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What Is A Water Source Heat Pump & How Does It Work?

Water source heat pumps (WSHPs) are part of the wider heat pump family of home heating technologies, alongside ground source and air source heat pumps. Despite being a relatively new method of sustainable heating available to the public, heat pumps as a technology have a long and storied history, with the first heat pump being designed in 1855. Water source heat pumps operate by extracting thermal energy (heat) from a water source near your property and converting collected energy into heating and hot water for your home. As you are required to have a body of water near your property, water source heat pump systems are ideal for homeowners that have a suitable source onsite, such as a lake, river, stream or borehole.

How does a water source heat pump work?

The system will be installed into a specified water source - the size of the installation is determined by a professional installer, based on the size of the property to be heated and the volume of the water source itself.

A series of submerged pipes placed underground facilitate the heating process; by using an antifreeze liquid in closed-loop systems or the water from the source itself in open-loop systems, heat energy can be effectively transferred to the heat pump itself. Once the heat energy has been brought into the system, the overall process remains much the same as other heat pump methods.

How much does a water source heat pump cost?

While the overall price of having a heat pump installed into your home will vary between installers, there are some general guidelines as to the total cost. Typically, the total cost of installing a water source heat pump into your home will reach approximately £10,000. While this seems rather high, it’s important to understand the cost-saving benefits on offer from having a WHSP installed on your property.

On average, homes with a water source heat pump compared to a traditional heating method stand to save around 15% on their heating bills annually. Better yet, with proper use, maintenance and servicing, a water source heat pump will last anywhere from 15 to 50 years. This extends much further than a traditional combi-boiler, which are usually recommended for replacement at around the 10 year mark.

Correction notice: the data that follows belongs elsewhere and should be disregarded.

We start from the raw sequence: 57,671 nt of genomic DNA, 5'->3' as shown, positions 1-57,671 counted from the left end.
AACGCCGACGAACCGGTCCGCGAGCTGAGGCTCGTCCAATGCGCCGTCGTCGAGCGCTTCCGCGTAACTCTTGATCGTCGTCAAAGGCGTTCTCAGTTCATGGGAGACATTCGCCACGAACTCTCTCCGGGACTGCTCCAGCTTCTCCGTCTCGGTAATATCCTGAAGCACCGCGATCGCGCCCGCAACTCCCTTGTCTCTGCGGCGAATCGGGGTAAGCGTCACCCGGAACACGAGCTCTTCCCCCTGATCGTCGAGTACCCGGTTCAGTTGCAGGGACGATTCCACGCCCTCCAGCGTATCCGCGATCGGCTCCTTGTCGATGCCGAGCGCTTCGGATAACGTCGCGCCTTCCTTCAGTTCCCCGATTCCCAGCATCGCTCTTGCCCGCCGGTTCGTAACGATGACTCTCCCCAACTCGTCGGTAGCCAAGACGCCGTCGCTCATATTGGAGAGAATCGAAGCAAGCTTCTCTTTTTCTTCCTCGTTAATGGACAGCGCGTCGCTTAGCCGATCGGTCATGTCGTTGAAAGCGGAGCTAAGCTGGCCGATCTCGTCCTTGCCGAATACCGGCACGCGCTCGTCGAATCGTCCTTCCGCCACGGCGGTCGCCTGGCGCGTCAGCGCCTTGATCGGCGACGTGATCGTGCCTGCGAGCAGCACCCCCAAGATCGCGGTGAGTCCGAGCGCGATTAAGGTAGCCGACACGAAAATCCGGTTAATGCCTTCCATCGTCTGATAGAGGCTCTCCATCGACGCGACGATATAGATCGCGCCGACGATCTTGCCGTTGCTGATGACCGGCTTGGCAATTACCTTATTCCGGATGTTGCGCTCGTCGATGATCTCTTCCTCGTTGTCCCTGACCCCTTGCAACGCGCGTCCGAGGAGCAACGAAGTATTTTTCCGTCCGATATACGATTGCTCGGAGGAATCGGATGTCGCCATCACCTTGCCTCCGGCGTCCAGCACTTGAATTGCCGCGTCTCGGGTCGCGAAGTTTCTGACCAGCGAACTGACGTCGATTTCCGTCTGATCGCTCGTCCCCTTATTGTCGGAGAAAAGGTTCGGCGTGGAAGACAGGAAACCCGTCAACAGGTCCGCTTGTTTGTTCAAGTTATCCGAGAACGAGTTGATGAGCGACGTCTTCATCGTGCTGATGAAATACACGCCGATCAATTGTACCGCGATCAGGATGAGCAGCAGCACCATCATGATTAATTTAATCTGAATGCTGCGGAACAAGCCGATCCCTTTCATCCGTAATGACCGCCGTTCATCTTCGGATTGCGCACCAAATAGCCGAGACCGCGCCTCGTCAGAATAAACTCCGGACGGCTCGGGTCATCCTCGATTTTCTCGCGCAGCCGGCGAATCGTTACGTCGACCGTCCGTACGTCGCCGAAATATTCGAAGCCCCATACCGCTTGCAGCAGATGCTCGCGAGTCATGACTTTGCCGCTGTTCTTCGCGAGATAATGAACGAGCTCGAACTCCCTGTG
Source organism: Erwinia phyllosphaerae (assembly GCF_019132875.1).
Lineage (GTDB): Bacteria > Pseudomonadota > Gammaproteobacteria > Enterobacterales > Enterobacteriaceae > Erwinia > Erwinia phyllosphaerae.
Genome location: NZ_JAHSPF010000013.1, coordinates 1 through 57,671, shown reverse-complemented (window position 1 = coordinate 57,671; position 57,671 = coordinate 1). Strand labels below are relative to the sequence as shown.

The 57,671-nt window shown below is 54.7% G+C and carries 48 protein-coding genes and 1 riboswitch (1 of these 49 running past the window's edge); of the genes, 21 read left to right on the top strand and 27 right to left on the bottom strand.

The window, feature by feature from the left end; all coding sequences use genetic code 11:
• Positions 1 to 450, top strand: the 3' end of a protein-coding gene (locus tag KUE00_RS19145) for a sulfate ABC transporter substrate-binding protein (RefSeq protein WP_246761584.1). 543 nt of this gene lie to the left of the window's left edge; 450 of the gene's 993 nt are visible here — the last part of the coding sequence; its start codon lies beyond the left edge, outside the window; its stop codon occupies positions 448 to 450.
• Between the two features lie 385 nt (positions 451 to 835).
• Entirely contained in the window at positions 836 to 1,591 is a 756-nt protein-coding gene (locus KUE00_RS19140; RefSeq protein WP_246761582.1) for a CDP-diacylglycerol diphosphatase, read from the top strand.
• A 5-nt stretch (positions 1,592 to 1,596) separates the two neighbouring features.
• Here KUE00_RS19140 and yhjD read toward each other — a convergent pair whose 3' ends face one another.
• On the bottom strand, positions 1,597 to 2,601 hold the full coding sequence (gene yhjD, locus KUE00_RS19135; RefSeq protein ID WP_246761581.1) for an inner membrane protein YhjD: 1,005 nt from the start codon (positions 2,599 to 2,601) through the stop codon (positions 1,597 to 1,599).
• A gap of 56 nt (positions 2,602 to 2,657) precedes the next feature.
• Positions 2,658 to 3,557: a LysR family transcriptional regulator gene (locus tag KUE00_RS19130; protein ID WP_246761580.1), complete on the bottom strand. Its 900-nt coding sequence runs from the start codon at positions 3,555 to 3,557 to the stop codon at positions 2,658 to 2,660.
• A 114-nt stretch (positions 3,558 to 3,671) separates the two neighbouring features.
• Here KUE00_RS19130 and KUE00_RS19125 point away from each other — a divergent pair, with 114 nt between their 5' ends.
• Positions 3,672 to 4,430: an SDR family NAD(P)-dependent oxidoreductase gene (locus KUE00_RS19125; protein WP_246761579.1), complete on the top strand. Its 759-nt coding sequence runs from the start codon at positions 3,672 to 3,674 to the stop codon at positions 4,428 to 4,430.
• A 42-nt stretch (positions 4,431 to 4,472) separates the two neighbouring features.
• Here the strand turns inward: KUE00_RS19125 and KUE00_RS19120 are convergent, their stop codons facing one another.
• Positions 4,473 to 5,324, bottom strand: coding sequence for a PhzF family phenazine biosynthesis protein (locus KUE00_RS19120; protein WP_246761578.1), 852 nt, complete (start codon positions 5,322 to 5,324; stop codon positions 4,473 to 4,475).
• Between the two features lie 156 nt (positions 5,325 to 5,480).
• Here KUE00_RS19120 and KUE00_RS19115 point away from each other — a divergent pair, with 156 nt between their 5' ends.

There are grants and incentives on offer for homeowners who look to make the switch through the Domestic Renewable Heat Incentive scheme, though we recommend reviewing government guidance before making a decision.

Types of water source heat pumps

Water source heat pumps can come in two configurations: closed loop and open loop. Closed loop systems are the more common of the two, though both have their use in various property layouts.

Closed loop system

A closed loop water source heat pump is ideal for properties with a sufficient body of water close to the property, where the necessary piping can be routed underground and into the water. Closed loops are generally a cheaper option to open loops, as they are simpler to install and don’t require the same specific conditions for installation.

Open loop system

Open loops require additional regulations to be installed and used, as the system actively pulls water into the system for operation. The water needs to be clean and sufficient for the system to draw and filter water to and from the main water source.

Are water source heat pumps reliable and efficient?

While the overall efficiency will change as the temperature of the water source lowers and rises over time, the actual efficiency often outperforms both air and ground source heat pumps. This is due to the consistency in water temperatures outside, regardless of the weather conditions you live in - most water sources in the United Kingdom will sit somewhere between 7°C and 12°C.

Keep in mind that if your water source is prone to frost and freezing over, the overall performance of your WSHP could be affected. This will be assessed by your installer during the inspection and specification stage.